Robustness is also a statement of ‘responsiveness to change’. It relates to how well a strategy is configured to (or correlated with) its current environment. The prior test undertaken, demonstrates survival across a very long data history, where many unfavourable market conditions have contributed to adverse drawdowns and this is great to know, but not sufficient. If any of these unfavourable conditions arise again, then we can be confident that our systems can navigate them, but such a long snapshot of a past environment does not provide us with an indication of how fit these strategies are now in responding to current adversity.
Robustness is more than just a Historical Test. It is also a Statement of Fitness
So if we can imagine an environment that dynamically changes over time, we could also imagine that our robust strategies need to be periodically refreshed with newer risk mitigation methods that respond to this environmental change. In other words, that our systems can adapt to that changing state through ‘selection processes’.
You see, when we look at other complex systems such as natural systems, our perception of what it means to be a robust species is the ability of that species to respond to the changing environment around them. The environment changes and a robust species needs to cope with that change about it. Robustness is therefore tied to the ‘close’ relationship (or the correlation) between the environment and a species. If a species significantly lags in its coping state when compared to the altered state of the environment, it is exposed to far greater risk in the current environment. A species needs to be strong and only carry limited survival risk in the current environment, so it is capable of absorbing new risk relating to future uncertainty.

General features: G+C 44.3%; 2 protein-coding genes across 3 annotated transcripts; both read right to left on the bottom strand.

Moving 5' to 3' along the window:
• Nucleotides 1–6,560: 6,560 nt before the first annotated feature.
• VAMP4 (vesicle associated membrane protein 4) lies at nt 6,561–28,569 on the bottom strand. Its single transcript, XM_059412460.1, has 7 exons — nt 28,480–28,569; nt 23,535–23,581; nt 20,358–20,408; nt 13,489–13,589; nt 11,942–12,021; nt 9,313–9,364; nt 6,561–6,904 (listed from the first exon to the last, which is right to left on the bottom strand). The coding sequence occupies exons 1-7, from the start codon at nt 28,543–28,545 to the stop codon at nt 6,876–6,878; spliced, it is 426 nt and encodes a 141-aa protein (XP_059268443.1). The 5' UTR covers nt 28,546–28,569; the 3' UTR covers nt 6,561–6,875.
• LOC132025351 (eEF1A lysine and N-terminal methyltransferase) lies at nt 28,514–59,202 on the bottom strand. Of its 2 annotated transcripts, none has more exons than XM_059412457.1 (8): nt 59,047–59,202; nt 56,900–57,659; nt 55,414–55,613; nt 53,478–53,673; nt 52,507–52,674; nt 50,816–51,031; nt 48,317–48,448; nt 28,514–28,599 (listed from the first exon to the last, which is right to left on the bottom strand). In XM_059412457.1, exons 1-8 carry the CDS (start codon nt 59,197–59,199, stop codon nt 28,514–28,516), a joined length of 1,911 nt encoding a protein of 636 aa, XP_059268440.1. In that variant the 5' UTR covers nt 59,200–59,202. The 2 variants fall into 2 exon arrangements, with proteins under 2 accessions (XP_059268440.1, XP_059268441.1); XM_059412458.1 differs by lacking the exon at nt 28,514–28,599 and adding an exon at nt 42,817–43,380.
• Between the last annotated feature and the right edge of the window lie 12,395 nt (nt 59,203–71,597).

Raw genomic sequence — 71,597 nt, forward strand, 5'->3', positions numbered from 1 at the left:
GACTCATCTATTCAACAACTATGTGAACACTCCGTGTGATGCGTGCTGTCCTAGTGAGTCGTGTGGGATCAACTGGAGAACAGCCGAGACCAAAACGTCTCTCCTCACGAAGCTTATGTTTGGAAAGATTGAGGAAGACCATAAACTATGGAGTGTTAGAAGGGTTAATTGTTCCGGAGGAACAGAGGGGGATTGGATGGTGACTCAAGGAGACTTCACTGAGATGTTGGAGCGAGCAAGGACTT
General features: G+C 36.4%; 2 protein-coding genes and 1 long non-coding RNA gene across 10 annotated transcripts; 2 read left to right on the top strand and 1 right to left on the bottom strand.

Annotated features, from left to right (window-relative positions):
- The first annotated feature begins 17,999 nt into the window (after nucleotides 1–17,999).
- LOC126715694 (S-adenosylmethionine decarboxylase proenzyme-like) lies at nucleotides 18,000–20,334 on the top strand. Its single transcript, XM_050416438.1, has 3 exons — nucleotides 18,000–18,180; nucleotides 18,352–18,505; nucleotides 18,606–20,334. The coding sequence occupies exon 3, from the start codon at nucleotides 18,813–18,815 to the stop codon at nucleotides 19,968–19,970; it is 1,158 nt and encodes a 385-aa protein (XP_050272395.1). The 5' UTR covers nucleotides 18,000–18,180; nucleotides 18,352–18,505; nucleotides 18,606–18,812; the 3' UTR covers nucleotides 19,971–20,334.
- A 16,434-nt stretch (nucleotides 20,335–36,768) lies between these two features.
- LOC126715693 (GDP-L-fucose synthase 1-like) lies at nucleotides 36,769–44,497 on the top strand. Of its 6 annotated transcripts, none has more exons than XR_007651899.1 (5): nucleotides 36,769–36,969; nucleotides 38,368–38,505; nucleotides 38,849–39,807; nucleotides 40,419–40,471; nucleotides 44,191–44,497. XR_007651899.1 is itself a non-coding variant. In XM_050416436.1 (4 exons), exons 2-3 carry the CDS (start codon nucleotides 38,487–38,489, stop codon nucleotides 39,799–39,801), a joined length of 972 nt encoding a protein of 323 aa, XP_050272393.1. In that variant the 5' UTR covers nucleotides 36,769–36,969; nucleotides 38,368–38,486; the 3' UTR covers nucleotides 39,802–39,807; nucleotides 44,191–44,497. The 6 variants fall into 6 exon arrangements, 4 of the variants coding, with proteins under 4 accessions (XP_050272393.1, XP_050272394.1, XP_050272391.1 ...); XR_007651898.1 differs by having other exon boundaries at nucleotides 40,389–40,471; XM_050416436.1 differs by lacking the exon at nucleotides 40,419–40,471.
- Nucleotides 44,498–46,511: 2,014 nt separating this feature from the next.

We need a similar coping strategy for our trend following systems in how they can be periodically refreshed to minimise current risk in their architecture. Our trend following systems need to be strongly positively correlated with current trending conditions. The current configuration must not be warehousing risk associated with the current state of the market so it can fully absorb future risk.
Trends in any complex system relate to transitions (or change events) in that complex system, and the nature of the trending condition is also subject to change over time. We therefore find that the trends of yesteryear are significantly different to current trends, yet the trends of yesterday are more similar to the trends of tomorrow.
So our robustness statement for our systems also needs to reflect this ‘correlated’ relationship. That the trend following systems of yesteryear are significantly different to current trending systems, yet the trending systems of yesterday are more similar to the trend following systems of tomorrow.